There’s lots of help and support for individuals who suddenly find themselves working from home. But what about people dynamics? How do you keep individuals working well together?
In the face-to-face world, we have ways to build links with others through non-verbal cues and informal conversations and chats. Different faces, voices and expression add interest. As we move around the workplace, we bump into people and have a laugh, a gossip or a moan. These unplanned interactions are the social glue that holds us together, the threads that bind us.
But this is less possible when you’re remote working. In the absence of face-to-face socialisation, people can begin to feel invisible and isolated. They don’t get the same affirmation. Further, remote working can be boring. The day follows the same pattern, there’s less moving around and you spend most of the time looking at a screen.
Team leaders have to try even harder in remote meetings to create a sense of “we”. However, this is essential for morale, culture and most of all, for performance.
From our research, we know:
“If every individual within the team feels confident about their place and purpose, and they know how to connect with others both personally and digitally, collaboration will be more successful.”
Here are some ideas for creating connections to build a sense of ‘belonging’ in virtual and remote teams, and add variety and interest to the working day.
- Have an online lunch break, coffee time, or perhaps Friday drinks which are explicitly social – just for chatting.
- Share pictures of the working environments of team members, or the parts of their home they like best.
- Share stories and photos of how each person relaxes – walking the dog, gardening, exercises, cooking etc.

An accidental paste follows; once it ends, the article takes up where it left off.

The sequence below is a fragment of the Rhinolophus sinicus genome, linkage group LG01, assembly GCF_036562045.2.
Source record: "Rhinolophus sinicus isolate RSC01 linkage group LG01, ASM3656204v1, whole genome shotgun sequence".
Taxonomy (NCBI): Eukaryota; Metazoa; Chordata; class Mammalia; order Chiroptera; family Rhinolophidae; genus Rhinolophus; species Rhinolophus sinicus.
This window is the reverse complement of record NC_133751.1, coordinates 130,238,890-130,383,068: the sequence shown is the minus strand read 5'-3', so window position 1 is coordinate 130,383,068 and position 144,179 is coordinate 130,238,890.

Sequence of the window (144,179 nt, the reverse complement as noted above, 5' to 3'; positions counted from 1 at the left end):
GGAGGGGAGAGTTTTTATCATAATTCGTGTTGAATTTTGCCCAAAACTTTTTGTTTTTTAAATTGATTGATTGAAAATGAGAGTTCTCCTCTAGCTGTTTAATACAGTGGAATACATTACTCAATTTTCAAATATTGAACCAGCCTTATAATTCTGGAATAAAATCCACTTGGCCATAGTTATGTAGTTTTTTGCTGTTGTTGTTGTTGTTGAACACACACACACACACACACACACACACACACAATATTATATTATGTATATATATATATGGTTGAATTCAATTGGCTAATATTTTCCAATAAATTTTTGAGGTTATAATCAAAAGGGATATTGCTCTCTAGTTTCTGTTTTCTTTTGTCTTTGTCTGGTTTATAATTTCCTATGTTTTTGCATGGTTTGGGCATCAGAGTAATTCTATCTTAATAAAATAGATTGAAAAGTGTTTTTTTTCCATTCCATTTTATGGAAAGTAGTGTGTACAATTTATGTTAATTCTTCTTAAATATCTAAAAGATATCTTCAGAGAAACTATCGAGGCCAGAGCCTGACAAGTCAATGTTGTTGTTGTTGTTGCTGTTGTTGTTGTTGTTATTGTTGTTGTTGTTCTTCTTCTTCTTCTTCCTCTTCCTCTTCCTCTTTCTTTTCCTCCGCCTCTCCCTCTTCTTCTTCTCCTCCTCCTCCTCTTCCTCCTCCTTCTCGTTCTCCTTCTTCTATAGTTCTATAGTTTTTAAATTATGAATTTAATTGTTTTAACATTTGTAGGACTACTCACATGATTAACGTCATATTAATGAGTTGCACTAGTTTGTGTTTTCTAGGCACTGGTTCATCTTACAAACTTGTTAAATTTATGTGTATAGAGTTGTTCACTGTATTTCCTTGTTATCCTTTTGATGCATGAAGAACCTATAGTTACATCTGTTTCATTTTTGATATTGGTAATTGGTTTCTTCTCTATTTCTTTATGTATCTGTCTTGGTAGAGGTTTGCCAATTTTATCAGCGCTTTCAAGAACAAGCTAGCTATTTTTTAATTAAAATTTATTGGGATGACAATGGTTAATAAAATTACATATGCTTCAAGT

- It’s less common for people to praise each other in remote contexts. Make an effort to give regular positive feedback. Build it into the conversation.
- Share ‘my favourites’ – books, artists, films, food, dogs, etc. Turn it into a game asking people to guess who posted which.
- What do you have in common? Get the team to agree on ten things they have in common. The first few will be “we all wear shoes”, “we breathe”. Extend it to 15 to try to find unusual things that team members have in common, or that some have in common, to generate discussion and ideas.
- Share memories, such as your first job, your best holiday, a place you love to visit, a funny relative, your favourite fashion trend.
- Tell a story about your name. Why your parents chose it? Why you like/dislike it? What does it mean? Where it originates?
- Brainstorm questions. What would you like to know? You can make it general, give some examples, or you can pick a topic such as animals, cultures, physics, mechanics, music, sport. See if anybody from your team can help answer your question.
- Try your own Collaborative Circle. Identify a challenge you are having at work. One-by-one each person poses their challenge in the first round. They can post it on the virtual whiteboard. Then one by one, each person provides help where they can. The support might be a link, a website, a book, an introduction, or even an experience.
These are just for starters.